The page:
The demon rose to his feet, and began stomping on the corpse, speeding the process, smiling as he did so. Black, flaky ashes burst into the air, and fell like poisoned snow back toward the ground. Dra’amok picked up the clothes and armor left behind, shaking out the remaining flecks of depleted flesh that once had been a man. He stripped his clothes and adorned the undergarments of the knight. He laced the jerking and clasped the armor on himself, as if he had done it a million times before. He picked up the helmet last, and tipped it over, letting the knights ashes poor out and fly in the breeze. He was whole again, and there was nobody to stop him now, nobody who would even name him. He was just a knight, now. A knight who saved the realm from the demon Dra’amok. A sadistic smirk cut its way across his face, and he put his shoulders back and began the long trek to the gates of the Kingdom of Thrym. They would crown him, he knew, after they searched the battlefield and found the remains of every man from the kingdom. Every man but himself — just a knight who saved the realm…
He laughed then, a sharp bark that echoed throughout the pass, bouncing off the cliffs that surrounded it. Amongst the echo that floated back to his ears, another sound came as well. A thump and a clack rang out through the air, and behind Dra’amok, over near the edged cliffs of the Swathed Hills, he saw a few stones tumble down and land with a cloud of dust at the base. His eyes quickly rose to the horizon, and there he saw a lone man, perched on top of his horse with his hand to shield the falling sun. He was staring at the demon, and when he saw the demon stare back he turned in a gallop and rode out of sight, leaving behind wisps of dirt to float tenderly through the air.
Someone had seen him.
Dra’amok let a scream escape his lungs, long and violent, it carried throughout the pass. He pulled his sword from his belt and pointed it to the sky, pointed it to where the unknown rider stood watching him, knowing the truth. Is he Thryorian? Has he seen it all? The urge to follow the rider was almost greater than the urge to claim his throne. Rage seeped through his pores as he pictured himself catching the man and slicing him open; smelling the stink of his fear-laced sweat; eating his still beating heart. It wouldn’t be possible, though. By the time he climbed into the hills, darkness would have fallen and then his kingdom as well as his prey would be lost. But he knows.
Forgetting the kingdom for a moment, Dra’amok sought the bond. He closed his eyes and let his mind reach. He saw himself standing alone on the battlefield and then his vision rose, flying, soaring toward the cliff like a bird. He reached farther, and he saw the tops of the hills. His mind swept through the trees, reaching, searching for the rider, and then there he was. The black horse galloped through the old forest, throwing arcs of dirt and crushed leaves high into the air. The rider’s long brown hair flapped with the speed of the run, floating in the air like a sheet in a windstorm. Sweat glistened on the rider’s neck and he looked back over his shoulder. No, not a he. A woman.
The bond shimmered. Dra’amok’s vision glistened and almost failed at the shock, wavering like a mirage in the summer heat. He pushed harder. The woman, no, the girl, looked back over her shoulder with bright blue eyes, wrapped in a knowing fear. She was running from him. He could feel her fear, encompassing her, enveloping her, more important than the ache in her legs or the stings of the small branches as they whipped across her face. He pushed harder. Amongst her fear, there was another smell, also familiar to the demon. She smelled of hate. A burning, writhing hatred, so strong, so potent, it filled his nostrils with greater force than the hatred of any single man he had slain in the pass.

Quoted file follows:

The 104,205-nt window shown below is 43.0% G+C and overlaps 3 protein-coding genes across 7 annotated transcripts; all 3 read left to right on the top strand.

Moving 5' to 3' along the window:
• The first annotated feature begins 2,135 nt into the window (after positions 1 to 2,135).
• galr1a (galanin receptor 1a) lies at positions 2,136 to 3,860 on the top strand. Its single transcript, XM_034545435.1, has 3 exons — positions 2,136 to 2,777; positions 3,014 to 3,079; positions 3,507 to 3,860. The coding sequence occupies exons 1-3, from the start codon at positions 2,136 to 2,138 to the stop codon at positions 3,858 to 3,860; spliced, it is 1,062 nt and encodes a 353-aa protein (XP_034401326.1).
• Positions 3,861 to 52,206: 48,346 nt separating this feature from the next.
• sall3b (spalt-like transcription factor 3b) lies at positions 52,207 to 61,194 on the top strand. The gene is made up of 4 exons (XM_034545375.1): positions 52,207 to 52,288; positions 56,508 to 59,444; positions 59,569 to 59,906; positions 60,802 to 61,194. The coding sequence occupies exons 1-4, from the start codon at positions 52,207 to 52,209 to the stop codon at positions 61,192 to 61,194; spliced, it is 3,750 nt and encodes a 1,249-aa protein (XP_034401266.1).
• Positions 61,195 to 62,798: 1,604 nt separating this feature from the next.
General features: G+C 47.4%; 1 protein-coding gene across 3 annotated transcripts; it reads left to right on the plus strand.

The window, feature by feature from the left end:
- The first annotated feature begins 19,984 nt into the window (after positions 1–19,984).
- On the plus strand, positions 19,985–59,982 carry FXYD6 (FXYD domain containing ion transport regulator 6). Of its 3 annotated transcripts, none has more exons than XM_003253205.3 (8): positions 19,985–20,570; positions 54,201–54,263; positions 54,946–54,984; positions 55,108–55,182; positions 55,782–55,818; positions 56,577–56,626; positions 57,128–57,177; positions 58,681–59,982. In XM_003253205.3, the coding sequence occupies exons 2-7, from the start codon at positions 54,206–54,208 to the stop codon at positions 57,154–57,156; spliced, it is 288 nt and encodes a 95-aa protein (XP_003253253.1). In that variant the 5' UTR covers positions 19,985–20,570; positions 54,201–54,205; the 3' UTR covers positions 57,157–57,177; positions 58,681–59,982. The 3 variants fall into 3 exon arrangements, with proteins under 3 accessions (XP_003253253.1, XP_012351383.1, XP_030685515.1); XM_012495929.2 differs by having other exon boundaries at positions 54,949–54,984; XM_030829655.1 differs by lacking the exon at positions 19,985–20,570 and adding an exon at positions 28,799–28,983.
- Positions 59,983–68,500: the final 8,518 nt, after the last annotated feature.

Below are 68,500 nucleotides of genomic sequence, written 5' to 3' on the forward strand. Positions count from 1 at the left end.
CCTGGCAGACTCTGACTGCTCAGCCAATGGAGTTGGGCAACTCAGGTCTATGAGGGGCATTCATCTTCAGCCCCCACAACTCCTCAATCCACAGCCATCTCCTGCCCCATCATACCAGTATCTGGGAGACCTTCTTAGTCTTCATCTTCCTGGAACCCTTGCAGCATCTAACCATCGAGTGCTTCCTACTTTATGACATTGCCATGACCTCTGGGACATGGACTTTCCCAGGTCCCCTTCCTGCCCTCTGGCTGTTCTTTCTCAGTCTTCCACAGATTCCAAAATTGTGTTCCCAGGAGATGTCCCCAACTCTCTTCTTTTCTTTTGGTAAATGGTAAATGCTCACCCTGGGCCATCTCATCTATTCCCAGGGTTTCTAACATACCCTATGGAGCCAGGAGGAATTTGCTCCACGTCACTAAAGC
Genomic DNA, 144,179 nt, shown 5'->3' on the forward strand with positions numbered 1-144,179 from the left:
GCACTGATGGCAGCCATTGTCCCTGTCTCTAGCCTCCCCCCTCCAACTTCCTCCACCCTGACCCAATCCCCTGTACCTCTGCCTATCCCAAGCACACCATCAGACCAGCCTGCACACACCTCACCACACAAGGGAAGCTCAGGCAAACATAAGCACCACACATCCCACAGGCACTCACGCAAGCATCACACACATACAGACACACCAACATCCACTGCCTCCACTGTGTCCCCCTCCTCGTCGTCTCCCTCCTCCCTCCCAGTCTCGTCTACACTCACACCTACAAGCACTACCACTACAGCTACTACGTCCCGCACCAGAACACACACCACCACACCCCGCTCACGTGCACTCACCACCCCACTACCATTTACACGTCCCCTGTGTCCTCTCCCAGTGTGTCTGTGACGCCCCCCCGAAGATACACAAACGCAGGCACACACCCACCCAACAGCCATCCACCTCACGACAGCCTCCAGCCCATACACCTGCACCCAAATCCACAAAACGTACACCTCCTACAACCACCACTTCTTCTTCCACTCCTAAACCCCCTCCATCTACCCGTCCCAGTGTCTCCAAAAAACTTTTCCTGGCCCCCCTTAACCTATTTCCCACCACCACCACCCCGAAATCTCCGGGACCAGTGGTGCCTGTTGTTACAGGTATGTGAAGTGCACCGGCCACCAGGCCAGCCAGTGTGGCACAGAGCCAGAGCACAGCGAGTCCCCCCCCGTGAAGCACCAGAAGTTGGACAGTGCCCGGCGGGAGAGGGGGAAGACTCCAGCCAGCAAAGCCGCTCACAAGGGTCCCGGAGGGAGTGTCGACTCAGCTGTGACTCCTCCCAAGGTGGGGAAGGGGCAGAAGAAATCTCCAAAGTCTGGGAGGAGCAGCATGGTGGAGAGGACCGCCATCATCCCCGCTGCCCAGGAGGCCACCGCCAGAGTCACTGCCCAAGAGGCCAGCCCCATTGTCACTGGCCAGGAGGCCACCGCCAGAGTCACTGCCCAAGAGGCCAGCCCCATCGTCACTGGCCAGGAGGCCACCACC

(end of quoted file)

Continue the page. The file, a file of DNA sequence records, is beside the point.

It was no matter. She would die, nonetheless — hating him, fearing him still — especially if she interfered with the Shadow’s wishes. Serving the Shadow was all that was important, and nothing would interfere with Dra’amok’s serving. Nothing, not man, knight, woman, or girl. But, who was she? Why was she there, and had she really seen him? He reached harder for her, his mind’s tendrils snaking forth to penetrate her skull. He had to know.
But, the harder he tried, the faster the horse seemed to go, and the more stuck his bond became. She looked back, right at where his mind was viewing her, as if she could see something, could see him there, chasing right behind her. Her eyes grew ever bigger, and she dug harder and harder with her heels, kicking the stallion to a ferocious gallop. Dra’amok was losing his bond. He tried to penetrate, to enter her and discover the answers to the questions that could unravel his plans if unanswered, but, she resisted. Nobody resists.
It was a waste. Even if he caught her mind, he didn’t have her flesh, and she was too far off to be able to will her to come back to him in time. No, he though. A kingdom awaits. As his view of the strange girl who rode the great black stallion faded, he studied her, etching into his memory the curves of her face, the tones of her skin, the smell of her flesh, and then he let her go.
He opened his eyes, and the bond was broken. His vision ripped back through the tress, over the hill, and down the cliff’s side, before returning to his head. “I will find you, young one. And I will have you.” He tore his eyes away from the cliff, and began his march back toward the main gate. It would still be half a day before he got there.
In his pure form, it would have been much faster, but with each new mortal skin adorned, came hindrances he hadn’t known existed before. Where his kind served the Shadow, he moved with the wind, but he couldn’t appear to mortals that way, if they’d even seen him at all. He needed flesh to rule. He needed flesh in order to serve in this way for now.